After culling objects against the view frustum, we know all objects whose bounding spheres lie at least partially within the frustum. We can then process these objects as normal—performing back-face culling, perspective projection, clipping to the 2D view window, and rasterization.
However, with the addition of the 3D view frustum, we now can make a change to one step: the clip against the 2D view window. Recall that projection of a polygon from 3D into 2D can lead to vertices which lie outside of the 2D view window. Our solution up to this point was to clip the projected polygons in 2D against the view window to ensure that only the part lying within the window would be drawn.
But clipping projected polygons in 2D to the view window has some quirks. In particular, the new vertices that may be generated from a 2D clipping operation do not directly result from a 3D to 2D projection of an original vertex in the polygon. We've mentioned this fact in a number of places before. This lack of original 3D information for the vertices generated by 2D clipping led us to develop a reverse projection strategy to obtain the corresponding 3D coordinate for such 2D vertices. We needed this for the Mesa/OpenGL texture mapping strategy of Chapter 2. Furthermore, clipping texture coordinates in 2D required us to clip u/z, v/z, and 1/z, instead of u and v, because u/z, v/z, and 1/z can be linearly interpolated and clipped in 2D, whereas u and v cannot.
Reverse projection and the linearity of u/z, v/z, and 1/z in 2D screen space are important topics to understand, but we can sidestep these issues by performing clipping in 3D instead of in 2D. Instead of clipping projected polygons against the 2D view window, we can now clip world space polygons in 3D against the planes of the 3D view frustum. Mathematically, this produces exactly the same results as the clip in 2D to the 2D view window. In 2D, we clip against the edges of the view window; in 3D, we clip against the planes, computed via reverse projection, passing through these same edges and the eye. But by performing the clipping in 3D, we can directly clip the u and v values instead of u/z, v/z, and 1/z. We saw this in the class l3d_polygon_3d_textured. Furthermore, this means that all polygon vertices in 2D directly result from the projection of a 3D vertex. This would eliminate the need for certain reverse projection operations that we used for the Mesa/OpenGL texture mapping strategy.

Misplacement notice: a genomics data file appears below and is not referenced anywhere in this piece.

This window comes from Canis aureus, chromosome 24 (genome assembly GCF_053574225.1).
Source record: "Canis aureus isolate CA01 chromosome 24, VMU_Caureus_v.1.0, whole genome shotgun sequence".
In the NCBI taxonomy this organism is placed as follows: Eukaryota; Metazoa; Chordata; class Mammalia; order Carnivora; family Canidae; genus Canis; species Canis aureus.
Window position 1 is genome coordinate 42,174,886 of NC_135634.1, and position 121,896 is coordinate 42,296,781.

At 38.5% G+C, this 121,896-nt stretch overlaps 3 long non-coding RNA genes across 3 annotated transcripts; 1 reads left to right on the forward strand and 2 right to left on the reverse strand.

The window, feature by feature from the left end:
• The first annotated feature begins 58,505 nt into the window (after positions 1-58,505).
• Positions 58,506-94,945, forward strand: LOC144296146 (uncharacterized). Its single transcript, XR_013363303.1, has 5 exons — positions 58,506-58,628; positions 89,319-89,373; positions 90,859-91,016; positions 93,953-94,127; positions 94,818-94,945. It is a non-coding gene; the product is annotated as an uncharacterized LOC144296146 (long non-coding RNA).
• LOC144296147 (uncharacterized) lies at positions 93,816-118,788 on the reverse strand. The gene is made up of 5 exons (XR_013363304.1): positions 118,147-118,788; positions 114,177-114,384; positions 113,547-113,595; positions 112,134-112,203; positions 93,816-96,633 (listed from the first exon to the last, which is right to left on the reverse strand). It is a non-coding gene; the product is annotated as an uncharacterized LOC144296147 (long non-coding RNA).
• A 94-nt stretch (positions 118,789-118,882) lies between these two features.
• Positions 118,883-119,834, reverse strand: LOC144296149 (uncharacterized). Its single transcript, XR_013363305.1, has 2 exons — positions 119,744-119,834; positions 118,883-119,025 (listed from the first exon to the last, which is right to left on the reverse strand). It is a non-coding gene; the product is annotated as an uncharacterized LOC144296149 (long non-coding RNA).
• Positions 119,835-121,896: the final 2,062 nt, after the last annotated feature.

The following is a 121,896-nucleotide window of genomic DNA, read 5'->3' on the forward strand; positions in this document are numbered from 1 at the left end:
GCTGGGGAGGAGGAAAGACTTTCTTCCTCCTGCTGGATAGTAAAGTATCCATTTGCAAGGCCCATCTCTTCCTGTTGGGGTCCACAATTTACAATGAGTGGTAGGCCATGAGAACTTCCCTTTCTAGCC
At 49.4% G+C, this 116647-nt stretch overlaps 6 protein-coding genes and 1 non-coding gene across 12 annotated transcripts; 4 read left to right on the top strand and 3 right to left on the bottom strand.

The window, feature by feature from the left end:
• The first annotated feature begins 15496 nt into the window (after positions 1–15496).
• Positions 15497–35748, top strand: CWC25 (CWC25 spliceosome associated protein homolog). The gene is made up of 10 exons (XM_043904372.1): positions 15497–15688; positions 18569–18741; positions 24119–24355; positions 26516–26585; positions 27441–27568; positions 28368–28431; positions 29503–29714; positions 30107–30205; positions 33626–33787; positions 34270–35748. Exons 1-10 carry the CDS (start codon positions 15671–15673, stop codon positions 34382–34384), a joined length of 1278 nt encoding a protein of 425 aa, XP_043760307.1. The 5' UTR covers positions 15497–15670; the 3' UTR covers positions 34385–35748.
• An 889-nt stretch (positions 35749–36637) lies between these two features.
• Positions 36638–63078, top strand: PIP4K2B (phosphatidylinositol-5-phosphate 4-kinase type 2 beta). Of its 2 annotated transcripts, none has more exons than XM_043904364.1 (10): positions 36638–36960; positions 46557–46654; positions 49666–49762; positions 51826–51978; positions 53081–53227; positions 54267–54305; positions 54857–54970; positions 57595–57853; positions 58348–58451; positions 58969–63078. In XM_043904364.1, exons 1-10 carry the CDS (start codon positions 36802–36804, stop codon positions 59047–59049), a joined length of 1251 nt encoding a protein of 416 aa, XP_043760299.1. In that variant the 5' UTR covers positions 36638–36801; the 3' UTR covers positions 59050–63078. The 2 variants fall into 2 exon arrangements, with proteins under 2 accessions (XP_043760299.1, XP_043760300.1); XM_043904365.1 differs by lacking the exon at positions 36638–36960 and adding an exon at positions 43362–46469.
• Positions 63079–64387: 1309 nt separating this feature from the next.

Personally, I feel that there are arguments for both 2D and 3D clipping, so you can choose whichever seems more comfortable to you. The next sample program eliminates 2D clipping entirely and does all clipping in 3D, so you can see how it is done.
toJ) CAUTION Do not confuse culling against the view frustum, which is a possibly hierarchical inside/outside classification operation, with clipping against the view frustum, which is an actual change of the underlying geometry of an object to ensure that only the part inside the frustum remains.
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